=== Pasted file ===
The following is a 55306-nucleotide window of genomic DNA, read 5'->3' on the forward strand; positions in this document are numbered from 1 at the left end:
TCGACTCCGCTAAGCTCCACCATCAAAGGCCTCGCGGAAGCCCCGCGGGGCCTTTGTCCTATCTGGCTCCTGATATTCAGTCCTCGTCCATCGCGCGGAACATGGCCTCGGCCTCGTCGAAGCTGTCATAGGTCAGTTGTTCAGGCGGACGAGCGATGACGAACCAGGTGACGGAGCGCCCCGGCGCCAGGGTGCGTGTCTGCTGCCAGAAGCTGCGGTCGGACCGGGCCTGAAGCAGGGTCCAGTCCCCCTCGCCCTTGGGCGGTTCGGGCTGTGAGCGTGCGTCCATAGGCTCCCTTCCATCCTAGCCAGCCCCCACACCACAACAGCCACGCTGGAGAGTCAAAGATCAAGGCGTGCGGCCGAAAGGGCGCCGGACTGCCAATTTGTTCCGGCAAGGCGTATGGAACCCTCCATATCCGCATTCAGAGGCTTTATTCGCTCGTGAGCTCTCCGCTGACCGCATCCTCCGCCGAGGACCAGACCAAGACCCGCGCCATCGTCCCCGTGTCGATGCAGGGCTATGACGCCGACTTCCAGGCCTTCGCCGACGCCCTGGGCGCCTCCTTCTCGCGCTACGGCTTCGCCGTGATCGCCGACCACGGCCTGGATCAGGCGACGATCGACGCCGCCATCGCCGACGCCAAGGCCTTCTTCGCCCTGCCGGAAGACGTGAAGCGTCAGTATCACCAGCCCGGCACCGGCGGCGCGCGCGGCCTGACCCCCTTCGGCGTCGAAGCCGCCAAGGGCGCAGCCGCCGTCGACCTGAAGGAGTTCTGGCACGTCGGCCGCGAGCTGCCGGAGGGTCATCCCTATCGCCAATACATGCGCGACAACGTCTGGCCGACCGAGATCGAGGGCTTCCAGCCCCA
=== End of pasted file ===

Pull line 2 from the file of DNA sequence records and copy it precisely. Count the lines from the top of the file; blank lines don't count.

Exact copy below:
TCGACTCCGCTAAGCTCCACCATCAAAGGCCTCGCGGAAGCCCCGCGGGGCCTTTGTCCTATCTGGCTCCTGATATTCAGTCCTCGTCCATCGCGCGGAACATGGCCTCGGCCTCGTCGAAGCTGTCATAGGTCAGTTGTTCAGGCGGACGAGCGATGACGAACCAGGTGACGGAGCGCCCCGGCGCCAGGGTGCGTGTCTGCTGCCAGAAGCTGCGGTCGGACCGGGCCTGAAGCAGGGTCCAGTCCCCCTCGCCCTTGGGCGGTTCGGGCTGTGAGCGTGCGTCCATAGGCTCCCTTCCATCCTAGCCAGCCCCCACACCACAACAGCCACGCTGGAGAGTCAAAGATCAAGGCGTGCGGCCGAAAGGGCGCCGGACTGCCAATTTGTTCCGGCAAGGCGTATGGAACCCTCCATATCCGCATTCAGAGGCTTTATTCGCTCGTGAGCTCTCCGCTGACCGCATCCTCCGCCGAGGACCAGACCAAGACCCGCGCCATCGTCCCCGTGTCGATGCAGGGCTATGACGCCGACTTCCAGGCCTTCGCCGACGCCCTGGGCGCCTCCTTCTCGCGCTACGGCTTCGCCGTGATCGCCGACCACGGCCTGGATCAGGCGACGATCGACGCCGCCATCGCCGACGCCAAGGCCTTCTTCGCCCTGCCGGAAGACGTGAAGCGTCAGTATCACCAGCCCGGCACCGGCGGCGCGCGCGGCCTGACCCCCTTCGGCGTCGAAGCCGCCAAGGGCGCAGCCGCCGTCGACCTGAAGGAGTTCTGGCACGTCGGCCGCGAGCTGCCGGAGGGTCATCCCTATCGCCAATACATGCGCGACAACGTCTGGCCGACCGAGATCGAGGGCTTCCAGCCCCA